The third piece in our series on environmental, social and governance (ESG) explores why different departments within financial service firms are now interested in ESG data and solutions – and how to address the resulting challenges
Until recently, financial services firms have largely addressed ESG independently, with little regulatory guidance on how to approach the subject. This is beginning to change, and the incoming EU Taxonomy regulation provides a much-needed classification system and framework for ‘green’ sustainable finance. As part of the EU’s Sustainable Finance Package of regulations, the EU Taxonomy is one of the first examples of formal ESG regulation. This taxonomy will allow regulated institutions to communicate more clearly with one another, their clients and regulators regarding climate change and the environment. With the provisions of the taxonomy due to come into force on 10th March 2021, how firms prepare now to meet those new requirements is crucial to understanding how they can ensure compliance with further ESG regulation in the future.
2021 also sees the EU Sustainable Finance Disclosure Regulation (SFDR) entering into force which focuses on reporting for the asset management community. However, the formalisation of ESG considerations by regulators is only one of many steps being taken to better understand and define the practice within financial services. As the industry adapts and the practice of sustainable investing becomes a norm, institutional investors and asset managers will need to demonstrate how their investments correlate to and comply with ESG targets and how they themselves meet these requirements in order to manage their individual reputational (and possibly regulatory) risk. The big winners will be those who can create a truly holistic approach to ESG across multiple functions and departments in the creation of their products, but also in their ongoing operations. Those who achieve this alongside introducing tools, policies and procedures supported by technology to monitor and maintain the evolving standards, will find an edge over the market.
A Holistic ESG Approach
Attention to ESG related matters has traditionally remained confined to front-office functions, where the data and analysis have been used to inform investment decision making in response to client demand. Yet as we enter the era of regulated ESG, a more holistic internal approach is required. Portfolio companies, institutional investors and asset managers alike need more internal stakeholders from middle and back-office functions such as legal, compliance and even HR to contribute data, analysis and reporting to meet regulatory obligations and stakeholder demand for transparency.
Financial service firms will need to embed ESG considerations into their own company culture and meet the standards set out for investee companies as a means of managing their own reputational risk. Integrating these factors into the fabric of regulated institutions is a matter of governance which will impact new forms of monitoring, data collection and reporting e.g workforce diversity, safety standards, environmental concerns. It will be paramount for firms to instil new policies that ensure ESG considerations and compliance with new regulations are embedded into the decision making in all areas of company culture as failure to do so could not only create significant reputational harm but also a financial risk.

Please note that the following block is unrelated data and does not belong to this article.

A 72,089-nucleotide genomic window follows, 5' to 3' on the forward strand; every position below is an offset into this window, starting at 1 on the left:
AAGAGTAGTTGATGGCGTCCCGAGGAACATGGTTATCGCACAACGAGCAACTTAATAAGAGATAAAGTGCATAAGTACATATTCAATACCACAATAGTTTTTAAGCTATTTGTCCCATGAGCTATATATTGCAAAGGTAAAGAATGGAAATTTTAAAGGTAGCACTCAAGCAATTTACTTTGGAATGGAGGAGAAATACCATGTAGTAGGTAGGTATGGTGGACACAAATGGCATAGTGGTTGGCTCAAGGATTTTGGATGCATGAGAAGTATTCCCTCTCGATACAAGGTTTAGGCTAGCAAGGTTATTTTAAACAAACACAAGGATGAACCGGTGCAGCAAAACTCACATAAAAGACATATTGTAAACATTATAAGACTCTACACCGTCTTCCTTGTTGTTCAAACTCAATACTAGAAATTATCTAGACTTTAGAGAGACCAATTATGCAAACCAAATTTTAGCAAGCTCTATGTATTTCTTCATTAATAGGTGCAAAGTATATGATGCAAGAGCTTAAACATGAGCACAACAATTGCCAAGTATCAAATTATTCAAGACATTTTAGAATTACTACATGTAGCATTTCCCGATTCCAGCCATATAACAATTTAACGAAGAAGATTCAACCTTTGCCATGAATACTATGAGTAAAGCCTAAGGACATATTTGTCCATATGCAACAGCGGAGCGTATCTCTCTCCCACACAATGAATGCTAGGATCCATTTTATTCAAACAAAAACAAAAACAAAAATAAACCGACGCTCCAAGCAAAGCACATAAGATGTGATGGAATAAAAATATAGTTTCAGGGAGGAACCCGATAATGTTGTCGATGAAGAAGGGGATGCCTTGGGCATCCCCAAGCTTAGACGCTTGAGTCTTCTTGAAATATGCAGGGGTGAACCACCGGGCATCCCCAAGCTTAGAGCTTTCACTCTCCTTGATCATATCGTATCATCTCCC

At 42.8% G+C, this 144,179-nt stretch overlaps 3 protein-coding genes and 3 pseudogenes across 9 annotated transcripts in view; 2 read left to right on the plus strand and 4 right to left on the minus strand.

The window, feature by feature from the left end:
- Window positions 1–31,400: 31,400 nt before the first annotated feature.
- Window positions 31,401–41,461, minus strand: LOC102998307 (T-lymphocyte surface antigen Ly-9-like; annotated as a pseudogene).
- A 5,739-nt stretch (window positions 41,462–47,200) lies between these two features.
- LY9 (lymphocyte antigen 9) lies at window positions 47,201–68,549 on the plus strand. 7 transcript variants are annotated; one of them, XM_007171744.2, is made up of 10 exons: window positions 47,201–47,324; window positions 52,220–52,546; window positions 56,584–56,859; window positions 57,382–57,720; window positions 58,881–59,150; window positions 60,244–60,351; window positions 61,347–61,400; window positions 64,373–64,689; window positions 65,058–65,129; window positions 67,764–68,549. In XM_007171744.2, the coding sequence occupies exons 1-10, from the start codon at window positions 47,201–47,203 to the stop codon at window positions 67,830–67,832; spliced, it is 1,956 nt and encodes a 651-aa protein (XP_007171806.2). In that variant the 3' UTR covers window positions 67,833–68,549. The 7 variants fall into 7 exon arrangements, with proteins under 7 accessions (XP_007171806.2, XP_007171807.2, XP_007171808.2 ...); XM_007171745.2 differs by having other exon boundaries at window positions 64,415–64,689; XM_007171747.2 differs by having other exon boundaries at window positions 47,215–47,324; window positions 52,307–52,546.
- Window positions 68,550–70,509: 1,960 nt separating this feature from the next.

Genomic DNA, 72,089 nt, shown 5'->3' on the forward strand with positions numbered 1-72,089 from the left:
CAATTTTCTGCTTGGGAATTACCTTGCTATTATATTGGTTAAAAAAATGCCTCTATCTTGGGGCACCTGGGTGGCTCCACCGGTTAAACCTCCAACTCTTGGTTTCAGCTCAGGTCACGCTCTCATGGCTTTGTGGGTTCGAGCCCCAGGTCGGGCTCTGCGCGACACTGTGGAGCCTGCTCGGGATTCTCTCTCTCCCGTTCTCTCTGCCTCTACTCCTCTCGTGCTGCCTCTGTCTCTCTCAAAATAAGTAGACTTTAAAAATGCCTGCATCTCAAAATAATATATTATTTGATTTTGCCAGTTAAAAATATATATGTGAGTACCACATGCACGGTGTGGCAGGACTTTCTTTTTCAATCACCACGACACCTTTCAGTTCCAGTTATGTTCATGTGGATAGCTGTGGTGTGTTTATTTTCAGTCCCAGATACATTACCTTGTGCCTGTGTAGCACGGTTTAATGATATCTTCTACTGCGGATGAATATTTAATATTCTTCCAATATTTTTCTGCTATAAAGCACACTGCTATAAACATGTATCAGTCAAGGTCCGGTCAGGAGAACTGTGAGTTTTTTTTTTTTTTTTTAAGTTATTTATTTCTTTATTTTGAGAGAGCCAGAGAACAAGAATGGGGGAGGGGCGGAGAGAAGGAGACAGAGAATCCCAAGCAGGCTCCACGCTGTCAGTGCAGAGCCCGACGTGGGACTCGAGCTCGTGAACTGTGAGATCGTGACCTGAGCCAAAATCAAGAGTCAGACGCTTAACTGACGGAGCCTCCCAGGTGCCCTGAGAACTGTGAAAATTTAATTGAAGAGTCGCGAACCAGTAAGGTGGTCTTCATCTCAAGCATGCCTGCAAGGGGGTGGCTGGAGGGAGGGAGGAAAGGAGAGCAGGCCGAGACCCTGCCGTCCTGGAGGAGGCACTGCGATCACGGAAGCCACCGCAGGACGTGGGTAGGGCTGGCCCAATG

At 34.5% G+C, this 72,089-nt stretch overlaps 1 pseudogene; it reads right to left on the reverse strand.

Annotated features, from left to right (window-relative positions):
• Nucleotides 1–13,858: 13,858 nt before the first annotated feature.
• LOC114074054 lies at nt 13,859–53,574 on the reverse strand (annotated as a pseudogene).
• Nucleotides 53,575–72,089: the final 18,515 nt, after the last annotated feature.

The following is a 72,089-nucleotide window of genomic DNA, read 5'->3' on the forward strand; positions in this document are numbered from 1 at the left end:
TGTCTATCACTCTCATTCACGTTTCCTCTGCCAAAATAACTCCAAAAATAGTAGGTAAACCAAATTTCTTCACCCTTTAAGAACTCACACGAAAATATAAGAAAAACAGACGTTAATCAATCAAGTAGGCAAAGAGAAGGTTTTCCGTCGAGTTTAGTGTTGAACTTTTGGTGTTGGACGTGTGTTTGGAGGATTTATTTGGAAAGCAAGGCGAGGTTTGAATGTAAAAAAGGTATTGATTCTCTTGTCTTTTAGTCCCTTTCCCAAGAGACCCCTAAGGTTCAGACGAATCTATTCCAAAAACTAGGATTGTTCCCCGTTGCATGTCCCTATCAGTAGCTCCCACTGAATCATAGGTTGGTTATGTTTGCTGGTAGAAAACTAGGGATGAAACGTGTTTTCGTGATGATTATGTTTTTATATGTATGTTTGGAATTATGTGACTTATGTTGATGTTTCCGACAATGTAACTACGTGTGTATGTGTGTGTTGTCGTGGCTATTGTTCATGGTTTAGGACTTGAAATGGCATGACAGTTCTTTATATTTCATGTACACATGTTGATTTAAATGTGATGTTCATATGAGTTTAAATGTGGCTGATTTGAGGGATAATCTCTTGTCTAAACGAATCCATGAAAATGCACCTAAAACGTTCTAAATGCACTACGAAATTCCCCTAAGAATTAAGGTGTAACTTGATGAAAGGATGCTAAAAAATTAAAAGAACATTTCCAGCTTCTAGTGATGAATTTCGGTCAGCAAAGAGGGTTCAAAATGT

Financial services firms will have to take a more dynamic approach to identifying and monitoring ESG considerations and risk. For example, the disclosure requirements for the EU Taxonomy and SFDR require firms to include ESG related factors in both pre-contractual (e.g. Key Investor Information Documents) and periodic reporting (e.g. Fund Annual Reports) illustrates the need for firms to develop a data management infrastructure to support evolving ESG considerations.
A number of solutions already exist as a means of informing market-facing professionals on what was up until now, data which focused upon the investment decision making process. However, as the regulatory requirements ramp up, a more cohesive and conjoined approach will be required across different departments. What has existed as a largely disconnected and fragmented practice between and within institutions, resulting in the duplication of work and confusion among institutions, will have to be streamlined.
A more structured industry approach will have to be met by collaborative strategies within firms to develop a centralised means of management and interaction between departments that support continuous ESG awareness. In addition to appointing subject matter experts to help facilitate a system that allows front, back and middle offices to remain in dialogue regarding ESG, regulated institutions will need to invest in the right technologies to optimise these processes.
The increasingly coordinated approach to ESG factors across the financial services industry in Europe is still in its infancy. This means that firms will need to consider how these regulations will evolve and prepare themselves by putting the appropriate internal governance frameworks and policies in place. Following that systems and controls will be needed to continually monitor these fast and slow-moving ESG factors, allowing a swift response to changes in sentiment as well as internal and external policy. A proactive approach will result in saving time and money and is likely to enhance an institution’s reputation, providing a future competitive advantage.
We are currently working with regulated institutions advising them on ESG products to help with their regulatory obligations. If you would like to speak to us please drop us an email at firstname.lastname@example.org. Catch up on our other blogs in the ESG series where we address how ESG and RegTech go hand-in-hand, and the current regulatory challenge.